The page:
AS WE POINTED OUT on Christmas day, Microsoft left its users/clients vulnerable over the holidays. But there’s actually more than we mentioned at the time. One of our readers points out that new flaws were found — accompanied by exploits — that can hijack Windows Vista and predecessors (Vista was never secure anyway).
The following exploit utilizes the XML vulnerability in Internet Explorer to execute arbitrary code under Vista.
Here is another new one:
A vulnerability was reported in Windows Media Player. A remote user can cause arbitrary code to be executed on the target user’s system.
Over at The Register, it is being reported that Samsung picture frames are dangerous to Windows users (“The disc is needed to use the kit as a USB monitor on windows XP machines”). We’ve covered the follies of Samsung in the past because they stabbed Linux in the back by signing a patent deal with Microsoft.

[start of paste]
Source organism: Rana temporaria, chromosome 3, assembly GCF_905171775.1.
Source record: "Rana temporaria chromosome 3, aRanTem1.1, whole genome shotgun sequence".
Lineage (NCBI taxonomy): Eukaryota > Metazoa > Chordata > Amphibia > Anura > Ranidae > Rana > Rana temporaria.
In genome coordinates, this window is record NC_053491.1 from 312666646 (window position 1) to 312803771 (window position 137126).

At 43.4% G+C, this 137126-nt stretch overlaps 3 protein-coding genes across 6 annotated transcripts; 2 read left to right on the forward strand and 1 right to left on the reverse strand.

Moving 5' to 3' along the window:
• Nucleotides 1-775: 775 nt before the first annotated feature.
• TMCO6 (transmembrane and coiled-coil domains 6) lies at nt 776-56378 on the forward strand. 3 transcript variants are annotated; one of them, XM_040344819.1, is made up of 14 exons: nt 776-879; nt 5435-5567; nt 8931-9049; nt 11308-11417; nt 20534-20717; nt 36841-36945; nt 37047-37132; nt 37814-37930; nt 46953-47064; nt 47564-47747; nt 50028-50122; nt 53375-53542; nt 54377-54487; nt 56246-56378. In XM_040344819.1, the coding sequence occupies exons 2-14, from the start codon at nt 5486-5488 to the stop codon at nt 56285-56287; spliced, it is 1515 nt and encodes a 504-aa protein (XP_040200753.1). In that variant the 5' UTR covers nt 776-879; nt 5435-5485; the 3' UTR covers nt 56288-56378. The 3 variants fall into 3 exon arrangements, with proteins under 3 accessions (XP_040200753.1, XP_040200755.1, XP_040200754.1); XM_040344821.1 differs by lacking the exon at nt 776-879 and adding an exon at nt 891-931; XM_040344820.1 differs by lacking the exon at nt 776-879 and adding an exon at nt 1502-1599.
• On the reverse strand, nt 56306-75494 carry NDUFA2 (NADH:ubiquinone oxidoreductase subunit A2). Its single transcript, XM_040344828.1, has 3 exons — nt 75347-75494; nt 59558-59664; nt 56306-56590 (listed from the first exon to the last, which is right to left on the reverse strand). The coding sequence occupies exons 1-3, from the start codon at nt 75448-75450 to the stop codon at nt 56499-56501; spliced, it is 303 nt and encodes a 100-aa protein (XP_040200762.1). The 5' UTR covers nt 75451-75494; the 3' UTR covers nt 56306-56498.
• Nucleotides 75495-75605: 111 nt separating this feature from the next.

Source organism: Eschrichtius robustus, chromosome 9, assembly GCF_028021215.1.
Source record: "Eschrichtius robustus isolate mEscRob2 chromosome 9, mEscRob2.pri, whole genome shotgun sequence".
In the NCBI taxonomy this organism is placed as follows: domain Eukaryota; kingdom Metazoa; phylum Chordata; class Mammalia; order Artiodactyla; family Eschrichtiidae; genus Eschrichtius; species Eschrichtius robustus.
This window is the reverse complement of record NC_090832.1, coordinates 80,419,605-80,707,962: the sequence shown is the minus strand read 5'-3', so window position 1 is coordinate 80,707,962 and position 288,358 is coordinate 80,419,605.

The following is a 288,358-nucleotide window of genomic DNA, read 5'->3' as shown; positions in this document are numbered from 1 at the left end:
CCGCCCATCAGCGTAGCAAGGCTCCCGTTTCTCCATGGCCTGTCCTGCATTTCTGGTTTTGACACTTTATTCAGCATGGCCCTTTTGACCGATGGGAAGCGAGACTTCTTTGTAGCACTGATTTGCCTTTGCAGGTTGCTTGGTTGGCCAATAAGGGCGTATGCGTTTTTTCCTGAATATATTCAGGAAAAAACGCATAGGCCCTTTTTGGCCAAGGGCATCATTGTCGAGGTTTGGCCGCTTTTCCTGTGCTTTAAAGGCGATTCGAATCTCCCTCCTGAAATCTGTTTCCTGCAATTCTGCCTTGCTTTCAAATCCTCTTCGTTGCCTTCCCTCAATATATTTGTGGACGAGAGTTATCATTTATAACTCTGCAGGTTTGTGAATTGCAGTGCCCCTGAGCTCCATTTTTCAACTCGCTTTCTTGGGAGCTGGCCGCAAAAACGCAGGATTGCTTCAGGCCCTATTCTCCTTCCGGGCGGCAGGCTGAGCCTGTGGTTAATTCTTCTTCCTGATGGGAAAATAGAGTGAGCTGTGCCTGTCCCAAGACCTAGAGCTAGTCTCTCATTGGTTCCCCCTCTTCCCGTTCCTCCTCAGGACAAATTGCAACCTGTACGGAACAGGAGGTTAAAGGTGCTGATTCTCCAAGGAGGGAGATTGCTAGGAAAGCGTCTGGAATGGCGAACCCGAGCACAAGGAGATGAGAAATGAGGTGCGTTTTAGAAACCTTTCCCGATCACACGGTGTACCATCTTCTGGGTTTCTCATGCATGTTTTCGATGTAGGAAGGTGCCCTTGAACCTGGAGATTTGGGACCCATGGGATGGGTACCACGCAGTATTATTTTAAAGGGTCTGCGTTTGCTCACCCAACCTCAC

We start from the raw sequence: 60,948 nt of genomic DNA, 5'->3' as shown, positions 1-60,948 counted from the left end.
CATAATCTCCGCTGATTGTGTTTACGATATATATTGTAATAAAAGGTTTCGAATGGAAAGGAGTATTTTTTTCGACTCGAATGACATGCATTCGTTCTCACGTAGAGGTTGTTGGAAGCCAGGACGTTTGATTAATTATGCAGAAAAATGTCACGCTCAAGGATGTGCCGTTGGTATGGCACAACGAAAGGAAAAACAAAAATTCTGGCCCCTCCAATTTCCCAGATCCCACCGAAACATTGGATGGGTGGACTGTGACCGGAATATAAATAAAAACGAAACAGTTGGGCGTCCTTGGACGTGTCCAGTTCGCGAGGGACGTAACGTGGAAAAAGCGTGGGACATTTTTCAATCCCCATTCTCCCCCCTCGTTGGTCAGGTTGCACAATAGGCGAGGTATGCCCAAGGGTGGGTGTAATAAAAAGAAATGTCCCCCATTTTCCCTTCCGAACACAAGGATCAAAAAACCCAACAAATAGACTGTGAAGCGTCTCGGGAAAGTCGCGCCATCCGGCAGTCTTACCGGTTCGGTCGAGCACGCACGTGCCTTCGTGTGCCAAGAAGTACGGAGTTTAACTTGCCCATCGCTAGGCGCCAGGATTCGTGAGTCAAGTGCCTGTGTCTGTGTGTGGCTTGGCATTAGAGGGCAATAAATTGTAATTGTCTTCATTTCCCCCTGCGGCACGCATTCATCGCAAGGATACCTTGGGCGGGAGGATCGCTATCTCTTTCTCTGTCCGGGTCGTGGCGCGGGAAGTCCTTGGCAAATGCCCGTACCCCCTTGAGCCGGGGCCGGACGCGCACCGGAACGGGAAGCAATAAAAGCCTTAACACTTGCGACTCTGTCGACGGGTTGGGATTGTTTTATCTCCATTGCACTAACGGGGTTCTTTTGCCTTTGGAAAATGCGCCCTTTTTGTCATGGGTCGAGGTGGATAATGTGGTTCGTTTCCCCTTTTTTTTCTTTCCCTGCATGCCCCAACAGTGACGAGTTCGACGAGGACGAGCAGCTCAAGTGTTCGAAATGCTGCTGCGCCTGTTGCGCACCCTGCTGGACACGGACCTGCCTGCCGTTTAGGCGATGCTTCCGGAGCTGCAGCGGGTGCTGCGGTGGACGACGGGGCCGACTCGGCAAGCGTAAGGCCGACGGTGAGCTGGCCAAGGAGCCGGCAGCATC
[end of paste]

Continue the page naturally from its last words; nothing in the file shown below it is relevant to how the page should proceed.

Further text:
Criminal gangs generate so many viruses for two main reasons. Firstly, many variants of essentially the same malicious program can cause problems for anti-virus software which can only reliably defend against threats it is aware of.
Bearing in mind everything that people already know and witness, the BBC does write: “The vast majority of these malicious programs are aimed at Windows PCs. Viruses made their debut more than 20 years ago but the vast majority of that million plus total have been created in the last two-three years.” It later shows the Windows logo above a caption that says “Most attacks are aimed at PCs running the Windows operating system.” █